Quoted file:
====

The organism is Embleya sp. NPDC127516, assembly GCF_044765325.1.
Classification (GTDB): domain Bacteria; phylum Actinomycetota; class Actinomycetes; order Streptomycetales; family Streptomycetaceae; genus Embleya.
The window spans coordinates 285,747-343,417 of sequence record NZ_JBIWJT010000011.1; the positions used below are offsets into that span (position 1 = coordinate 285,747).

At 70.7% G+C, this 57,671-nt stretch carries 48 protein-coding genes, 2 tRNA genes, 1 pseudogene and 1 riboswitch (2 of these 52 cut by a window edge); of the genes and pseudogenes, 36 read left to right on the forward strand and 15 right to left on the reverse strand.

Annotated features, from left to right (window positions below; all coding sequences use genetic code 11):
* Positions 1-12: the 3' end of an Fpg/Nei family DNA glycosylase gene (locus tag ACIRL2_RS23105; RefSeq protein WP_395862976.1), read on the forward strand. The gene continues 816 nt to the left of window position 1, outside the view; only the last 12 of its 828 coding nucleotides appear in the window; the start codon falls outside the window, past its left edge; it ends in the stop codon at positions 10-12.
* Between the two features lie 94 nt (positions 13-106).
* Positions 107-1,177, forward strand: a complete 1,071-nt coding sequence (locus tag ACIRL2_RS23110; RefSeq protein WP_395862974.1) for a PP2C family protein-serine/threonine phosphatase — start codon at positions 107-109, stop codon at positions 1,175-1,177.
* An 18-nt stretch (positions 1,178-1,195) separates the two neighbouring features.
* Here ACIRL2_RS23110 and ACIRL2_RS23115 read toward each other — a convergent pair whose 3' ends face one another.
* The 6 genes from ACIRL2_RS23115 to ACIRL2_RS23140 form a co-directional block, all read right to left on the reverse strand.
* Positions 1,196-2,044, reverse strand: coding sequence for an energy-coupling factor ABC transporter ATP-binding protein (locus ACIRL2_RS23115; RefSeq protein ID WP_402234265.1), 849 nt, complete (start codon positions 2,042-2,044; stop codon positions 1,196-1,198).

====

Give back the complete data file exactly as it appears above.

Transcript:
The organism is Embleya sp. NPDC127516, assembly GCF_044765325.1.
Classification (GTDB): domain Bacteria; phylum Actinomycetota; class Actinomycetes; order Streptomycetales; family Streptomycetaceae; genus Embleya.
The window spans coordinates 285,747-343,417 of sequence record NZ_JBIWJT010000011.1; the positions used below are offsets into that span (position 1 = coordinate 285,747).

At 70.7% G+C, this 57,671-nt stretch carries 48 protein-coding genes, 2 tRNA genes, 1 pseudogene and 1 riboswitch (2 of these 52 cut by a window edge); of the genes and pseudogenes, 36 read left to right on the forward strand and 15 right to left on the reverse strand.

Annotated features, from left to right (window positions below; all coding sequences use genetic code 11):
* Positions 1-12: the 3' end of an Fpg/Nei family DNA glycosylase gene (locus tag ACIRL2_RS23105; RefSeq protein WP_395862976.1), read on the forward strand. The gene continues 816 nt to the left of window position 1, outside the view; only the last 12 of its 828 coding nucleotides appear in the window; the start codon falls outside the window, past its left edge; it ends in the stop codon at positions 10-12.
* Between the two features lie 94 nt (positions 13-106).
* Positions 107-1,177, forward strand: a complete 1,071-nt coding sequence (locus tag ACIRL2_RS23110; RefSeq protein WP_395862974.1) for a PP2C family protein-serine/threonine phosphatase — start codon at positions 107-109, stop codon at positions 1,175-1,177.
* An 18-nt stretch (positions 1,178-1,195) separates the two neighbouring features.
* Here ACIRL2_RS23110 and ACIRL2_RS23115 read toward each other — a convergent pair whose 3' ends face one another.
* The 6 genes from ACIRL2_RS23115 to ACIRL2_RS23140 form a co-directional block, all read right to left on the reverse strand.
* Positions 1,196-2,044, reverse strand: coding sequence for an energy-coupling factor ABC transporter ATP-binding protein (locus ACIRL2_RS23115; RefSeq protein ID WP_402234265.1), 849 nt, complete (start codon positions 2,042-2,044; stop codon positions 1,196-1,198).